Like life, the contest is not fair but everyone gets to enter.
If you know your hypermedia history, you know that military applications were the earliest sponsorship source and particularly with regard to markup applications. While there were more public projects such as the Oxford Dictionary work, these were small by comparison. Modern hypermedia emerges for the most part from the deep pockets of the military-industrial complex guided by the deft hand of DARPA, ONR, USAF and US Army research investments.
The Web got the touchdown but the drive down the field was government work.
And that's the problem. Government work is expensive, slow and requires too much planning, management and incentive to be cost effective except in the incubation stages of technologies. Scale achieves simplification and reduction in costs while improving economic conditions. In the beginning of a technology while it holds a defensive/offensive advantage, it is kept close to the emergent economy. When it must scale, it must go commercial.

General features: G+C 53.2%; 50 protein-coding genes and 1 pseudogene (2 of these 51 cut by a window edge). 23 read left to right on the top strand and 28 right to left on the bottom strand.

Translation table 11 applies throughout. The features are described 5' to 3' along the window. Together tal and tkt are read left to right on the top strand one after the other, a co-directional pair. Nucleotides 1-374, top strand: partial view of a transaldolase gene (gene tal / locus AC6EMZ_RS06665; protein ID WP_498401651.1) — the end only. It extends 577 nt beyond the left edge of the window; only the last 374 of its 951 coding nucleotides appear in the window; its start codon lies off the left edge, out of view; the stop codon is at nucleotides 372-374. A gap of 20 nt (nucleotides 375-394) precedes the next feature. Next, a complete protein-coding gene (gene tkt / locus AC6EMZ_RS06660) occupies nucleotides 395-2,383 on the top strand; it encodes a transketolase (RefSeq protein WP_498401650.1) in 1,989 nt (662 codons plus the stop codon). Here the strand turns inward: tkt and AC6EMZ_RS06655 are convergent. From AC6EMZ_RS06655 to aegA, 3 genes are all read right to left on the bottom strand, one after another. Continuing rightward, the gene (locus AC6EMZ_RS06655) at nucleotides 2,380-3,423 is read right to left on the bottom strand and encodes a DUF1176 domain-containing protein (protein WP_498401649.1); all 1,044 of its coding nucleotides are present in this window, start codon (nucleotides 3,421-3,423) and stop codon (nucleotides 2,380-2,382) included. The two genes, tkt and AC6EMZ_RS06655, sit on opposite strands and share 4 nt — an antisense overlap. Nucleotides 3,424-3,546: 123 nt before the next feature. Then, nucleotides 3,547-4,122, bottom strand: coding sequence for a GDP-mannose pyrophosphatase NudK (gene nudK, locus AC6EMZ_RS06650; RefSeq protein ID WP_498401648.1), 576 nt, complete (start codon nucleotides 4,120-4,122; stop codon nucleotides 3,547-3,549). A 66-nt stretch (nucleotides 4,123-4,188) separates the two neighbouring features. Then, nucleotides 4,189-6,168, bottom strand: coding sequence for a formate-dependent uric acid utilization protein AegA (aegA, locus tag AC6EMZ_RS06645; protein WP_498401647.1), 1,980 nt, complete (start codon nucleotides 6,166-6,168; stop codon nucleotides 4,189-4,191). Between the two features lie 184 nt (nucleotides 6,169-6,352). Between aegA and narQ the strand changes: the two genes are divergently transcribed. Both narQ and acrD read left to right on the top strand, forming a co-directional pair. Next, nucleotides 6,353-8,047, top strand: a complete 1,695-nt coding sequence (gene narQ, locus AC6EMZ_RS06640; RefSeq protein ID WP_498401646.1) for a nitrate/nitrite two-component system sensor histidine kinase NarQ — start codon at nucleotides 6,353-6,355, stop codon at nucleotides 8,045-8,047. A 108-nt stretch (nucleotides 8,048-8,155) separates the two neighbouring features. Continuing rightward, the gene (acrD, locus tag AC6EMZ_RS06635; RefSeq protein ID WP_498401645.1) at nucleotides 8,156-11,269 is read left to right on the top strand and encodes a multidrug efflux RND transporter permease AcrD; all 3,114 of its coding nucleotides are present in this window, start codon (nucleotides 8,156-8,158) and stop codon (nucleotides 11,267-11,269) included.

At the point the Internet was taken out of military logistics stockpiles and made available for commercial exploitation, its function as a command, control and communications was understood to be ineffective in that form. To become effective, it needed to be world wide, integrated, interoperable, and responsive to OSSINT technologies. As the satellite systems had shown, transparency is a key element of peaceful or offensive diplomacy. The technologies for warfare of the late 20th century had become so complex and decisive that only transparency provided a chance of avoiding the inevitable mistake or madness that leads to their application.
There is no perfect solution to technologies evolving faster than the understanding of their application. Technology evolves on a short cycle relative to the evolution of the understanding of strategic deployment and political will. In metaphor, there is a new car every year, but there hasn't been a new model of the user for 6000 years. Like the car, the fastest understanding emerges when the types of application increase (scope is a diverse population) and the reach scales exponentially. That is the basin behavior of commercial systems: it trades on functions for survival. This is a growth strategy; it increases the population but is not necessarily a fitness trait. With function comes complexity and this can weaken sustainability by narrowing choice. Every feature added perturbs the orbit with respect to the distribution.